Read more from this NewsOn6 article at

See also: Supporters say doomed elementary school is the heart of small, tight-knit Turley from Urban Tulsa Weekly

202 public school superintendents paid more than $100,000 a year

A CapitolBeatOK examination of public school data has found a total of 202 public school superintendents who are paid more than $100,000 a year. Of that group, 22 make more than $147,000, the salary of Oklahoma’s governor. The information was gathered by state officials for state Rep. David Dank, an Oklahoma City Republican, who provided the information to CapitolBeatOK. The highest pay among the 22 best-paid superintendents goes to Kirby Lehman of Jenks, earning total compensation of $266,917 this year for supervising a district of 10,371 students. Lehman has 530 certified staff, with a student/staff ratio of 19.6-1. The cost per student for his salary is $25.74. On a per student basis, the best-compensated superintendent among the top 22 was Gloria Griffin of Millwood, making $155.67 per student in her charge. Griffin had total compensation of $170,149, with a student enrollment of 1,093.

Read more from this CapitolBeatOK article at

Change Oklahoma’s liquor laws: No easy task (force)

Oklahoma lawmakers are expected to approve legislation this session that could, potentially, lead to the most significant changes in the state’s liquor laws since liquor-by-the-drink was approved in the mid-1980s. SB 658 would create, for now, a simple legislative task force, but, ultimately, could create a path to expanded liquor sales — specifically, the sale of wine and ‘strong’ beer in grocery stores and convenience stores. The joint legislative task force will be comprised of 21 people. Six of the spots will be held by lawmakers, with the remaining 15 appointed to various stakeholders. Of those, only a handful — the chamber of commerce, a citizens group, and local wine-growers — would appear to be strong proponents of change. Opponents of change — or at least those wary of it — would seem to have the upper hand. Wholesalers, retailers, the ABLE Commission, and Department of Mental Health, to name a few, would prefer that the state not suddenly have an additional 2-thousand alcoholic beverage outlets.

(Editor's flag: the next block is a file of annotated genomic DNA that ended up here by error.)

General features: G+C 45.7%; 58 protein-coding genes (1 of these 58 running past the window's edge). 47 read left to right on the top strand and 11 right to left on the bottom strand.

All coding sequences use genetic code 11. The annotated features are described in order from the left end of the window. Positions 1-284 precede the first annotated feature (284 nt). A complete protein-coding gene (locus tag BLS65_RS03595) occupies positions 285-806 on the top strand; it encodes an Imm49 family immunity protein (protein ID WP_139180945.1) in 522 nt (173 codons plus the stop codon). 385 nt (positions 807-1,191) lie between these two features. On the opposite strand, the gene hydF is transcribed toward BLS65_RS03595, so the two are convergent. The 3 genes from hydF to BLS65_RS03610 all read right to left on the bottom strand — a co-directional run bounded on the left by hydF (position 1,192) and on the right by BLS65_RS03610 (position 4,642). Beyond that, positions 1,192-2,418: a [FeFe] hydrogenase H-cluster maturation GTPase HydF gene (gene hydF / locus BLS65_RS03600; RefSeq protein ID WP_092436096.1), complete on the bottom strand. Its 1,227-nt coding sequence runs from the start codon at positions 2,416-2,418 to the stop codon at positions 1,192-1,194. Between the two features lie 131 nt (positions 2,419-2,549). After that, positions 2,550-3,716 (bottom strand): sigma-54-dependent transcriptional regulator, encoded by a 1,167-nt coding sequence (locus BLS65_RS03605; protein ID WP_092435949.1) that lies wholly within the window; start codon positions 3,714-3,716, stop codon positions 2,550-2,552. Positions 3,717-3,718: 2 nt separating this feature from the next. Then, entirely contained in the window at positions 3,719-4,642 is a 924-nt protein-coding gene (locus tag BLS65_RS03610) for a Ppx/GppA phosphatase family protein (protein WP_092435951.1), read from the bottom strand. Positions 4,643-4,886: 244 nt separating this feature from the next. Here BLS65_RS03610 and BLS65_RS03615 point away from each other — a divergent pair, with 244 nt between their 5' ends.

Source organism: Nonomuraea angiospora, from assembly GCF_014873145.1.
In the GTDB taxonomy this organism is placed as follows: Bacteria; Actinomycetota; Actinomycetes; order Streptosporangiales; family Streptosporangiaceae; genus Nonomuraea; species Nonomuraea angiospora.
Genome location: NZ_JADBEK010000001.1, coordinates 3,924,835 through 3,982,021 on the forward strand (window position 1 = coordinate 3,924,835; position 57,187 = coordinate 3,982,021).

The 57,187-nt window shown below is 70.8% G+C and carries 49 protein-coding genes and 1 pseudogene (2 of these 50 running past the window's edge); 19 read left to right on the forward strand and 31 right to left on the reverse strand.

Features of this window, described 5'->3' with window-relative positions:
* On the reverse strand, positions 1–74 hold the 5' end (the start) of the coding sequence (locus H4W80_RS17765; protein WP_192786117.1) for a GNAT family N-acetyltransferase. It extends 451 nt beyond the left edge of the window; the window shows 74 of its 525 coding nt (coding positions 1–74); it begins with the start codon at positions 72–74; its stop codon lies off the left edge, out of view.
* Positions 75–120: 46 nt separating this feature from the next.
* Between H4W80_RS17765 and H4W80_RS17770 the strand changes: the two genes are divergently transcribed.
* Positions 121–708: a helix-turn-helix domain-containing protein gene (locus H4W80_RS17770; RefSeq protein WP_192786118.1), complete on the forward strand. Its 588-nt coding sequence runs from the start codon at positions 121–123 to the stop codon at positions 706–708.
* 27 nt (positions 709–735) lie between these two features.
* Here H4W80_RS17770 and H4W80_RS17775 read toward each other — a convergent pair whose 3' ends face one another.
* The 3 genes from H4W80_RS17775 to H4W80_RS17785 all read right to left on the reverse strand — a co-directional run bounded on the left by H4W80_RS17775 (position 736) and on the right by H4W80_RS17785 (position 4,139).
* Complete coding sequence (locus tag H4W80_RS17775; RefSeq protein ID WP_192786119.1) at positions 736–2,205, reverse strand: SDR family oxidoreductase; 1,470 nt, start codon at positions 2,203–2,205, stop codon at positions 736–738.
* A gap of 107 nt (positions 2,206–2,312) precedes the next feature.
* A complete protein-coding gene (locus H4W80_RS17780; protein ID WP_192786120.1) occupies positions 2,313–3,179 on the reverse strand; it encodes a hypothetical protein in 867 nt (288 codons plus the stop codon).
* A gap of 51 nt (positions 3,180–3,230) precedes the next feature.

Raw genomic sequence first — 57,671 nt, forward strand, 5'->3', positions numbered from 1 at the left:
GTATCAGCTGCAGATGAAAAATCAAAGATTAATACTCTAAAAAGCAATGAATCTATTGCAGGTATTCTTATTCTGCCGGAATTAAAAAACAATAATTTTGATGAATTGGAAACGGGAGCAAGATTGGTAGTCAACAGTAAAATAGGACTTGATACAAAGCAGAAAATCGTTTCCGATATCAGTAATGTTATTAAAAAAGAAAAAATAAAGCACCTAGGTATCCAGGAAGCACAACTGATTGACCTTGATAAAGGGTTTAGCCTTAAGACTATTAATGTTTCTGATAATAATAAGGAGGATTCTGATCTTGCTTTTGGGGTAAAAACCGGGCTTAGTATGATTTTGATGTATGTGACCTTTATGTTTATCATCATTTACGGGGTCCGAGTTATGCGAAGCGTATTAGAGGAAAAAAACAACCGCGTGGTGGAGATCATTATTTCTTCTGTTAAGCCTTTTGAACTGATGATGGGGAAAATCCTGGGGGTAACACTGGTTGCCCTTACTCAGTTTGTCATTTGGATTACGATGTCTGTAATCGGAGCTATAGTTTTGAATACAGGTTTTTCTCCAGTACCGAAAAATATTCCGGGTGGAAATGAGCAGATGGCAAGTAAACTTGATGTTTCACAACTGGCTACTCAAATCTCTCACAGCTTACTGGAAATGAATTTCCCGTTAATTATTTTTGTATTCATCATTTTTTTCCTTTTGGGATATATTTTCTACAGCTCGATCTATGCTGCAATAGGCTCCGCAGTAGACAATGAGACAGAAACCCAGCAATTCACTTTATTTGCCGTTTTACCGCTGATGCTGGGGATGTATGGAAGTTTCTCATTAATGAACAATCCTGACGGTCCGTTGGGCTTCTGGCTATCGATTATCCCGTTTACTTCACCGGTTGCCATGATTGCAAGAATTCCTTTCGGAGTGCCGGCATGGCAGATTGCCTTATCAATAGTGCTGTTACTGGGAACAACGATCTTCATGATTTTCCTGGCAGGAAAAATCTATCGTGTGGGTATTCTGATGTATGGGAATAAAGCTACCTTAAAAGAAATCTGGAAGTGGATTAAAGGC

Read more from this NewsOn6 article at

Will state Senate stand in the way of a truly open conference committee process?

It was a smart move by Speaker Kris Steele when he got the House to pass a rule opening up House conference committee meetings. But the next few weeks will demonstrate how well the new openness works. The Senate has not passed such a rule calling for openness in conference committee meetings. Therefore, the public will not be privy to what happens when bills go to Senate conference committees. A joint conference committee has both House and Senate members who need to approve a measure before it goes to the full House and Senate. So how will they do this? How can the House meet in the open and the Senate not abide by the same rule? It appears the result will be that only half the process will be open to the public, that is the activity on the House side.

Read more from the FOI Oklahoma blog at

When lawmakers sign a pledge, who are they working for?

When we elect someone to public office, should we expect them to use their best judgment in making decisions about the public interest? Or should they adhere to the dictates of outside groups that always take the most simplistic and extreme stance on their particular issue, regardless of the context for Oklahomans? And when politicians sign a pledge sponsored by a special interest, should that give the interest veto power over the legislators’ judgment? A couple of recent events have put these questions into dramatic relief.

Read more from the OK Policy Blog at

Oklahoma House plans more work on immigration bill